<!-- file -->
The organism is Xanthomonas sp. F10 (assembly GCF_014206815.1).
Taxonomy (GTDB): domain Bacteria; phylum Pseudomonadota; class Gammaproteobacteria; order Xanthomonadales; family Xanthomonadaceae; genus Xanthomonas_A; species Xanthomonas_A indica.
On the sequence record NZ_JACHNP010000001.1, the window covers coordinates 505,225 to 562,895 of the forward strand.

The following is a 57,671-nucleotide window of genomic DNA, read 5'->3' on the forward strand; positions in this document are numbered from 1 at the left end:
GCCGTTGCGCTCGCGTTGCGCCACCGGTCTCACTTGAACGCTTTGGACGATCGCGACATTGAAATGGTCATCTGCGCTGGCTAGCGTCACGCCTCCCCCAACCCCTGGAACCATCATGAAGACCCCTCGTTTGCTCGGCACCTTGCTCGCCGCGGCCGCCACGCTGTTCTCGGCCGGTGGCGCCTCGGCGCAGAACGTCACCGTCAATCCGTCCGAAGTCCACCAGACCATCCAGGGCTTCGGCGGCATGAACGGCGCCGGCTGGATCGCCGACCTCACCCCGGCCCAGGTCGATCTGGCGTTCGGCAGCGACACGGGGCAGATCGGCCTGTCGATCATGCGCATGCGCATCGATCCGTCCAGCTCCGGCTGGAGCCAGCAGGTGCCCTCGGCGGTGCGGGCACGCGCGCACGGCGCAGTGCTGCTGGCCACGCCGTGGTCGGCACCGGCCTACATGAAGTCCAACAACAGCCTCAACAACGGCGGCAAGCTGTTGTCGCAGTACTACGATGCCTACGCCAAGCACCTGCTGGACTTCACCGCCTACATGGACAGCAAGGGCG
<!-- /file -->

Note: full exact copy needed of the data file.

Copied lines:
The organism is Xanthomonas sp. F10 (assembly GCF_014206815.1).
Taxonomy (GTDB): domain Bacteria; phylum Pseudomonadota; class Gammaproteobacteria; order Xanthomonadales; family Xanthomonadaceae; genus Xanthomonas_A; species Xanthomonas_A indica.
On the sequence record NZ_JACHNP010000001.1, the window covers coordinates 505,225 to 562,895 of the forward strand.

The following is a 57,671-nucleotide window of genomic DNA, read 5'->3' on the forward strand; positions in this document are numbered from 1 at the left end:
GCCGTTGCGCTCGCGTTGCGCCACCGGTCTCACTTGAACGCTTTGGACGATCGCGACATTGAAATGGTCATCTGCGCTGGCTAGCGTCACGCCTCCCCCAACCCCTGGAACCATCATGAAGACCCCTCGTTTGCTCGGCACCTTGCTCGCCGCGGCCGCCACGCTGTTCTCGGCCGGTGGCGCCTCGGCGCAGAACGTCACCGTCAATCCGTCCGAAGTCCACCAGACCATCCAGGGCTTCGGCGGCATGAACGGCGCCGGCTGGATCGCCGACCTCACCCCGGCCCAGGTCGATCTGGCGTTCGGCAGCGACACGGGGCAGATCGGCCTGTCGATCATGCGCATGCGCATCGATCCGTCCAGCTCCGGCTGGAGCCAGCAGGTGCCCTCGGCGGTGCGGGCACGCGCGCACGGCGCAGTGCTGCTGGCCACGCCGTGGTCGGCACCGGCCTACATGAAGTCCAACAACAGCCTCAACAACGGCGGCAAGCTGTTGTCGCAGTACTACGATGCCTACGCCAAGCACCTGCTGGACTTCACCGCCTACATGGACAGCAAGGGCG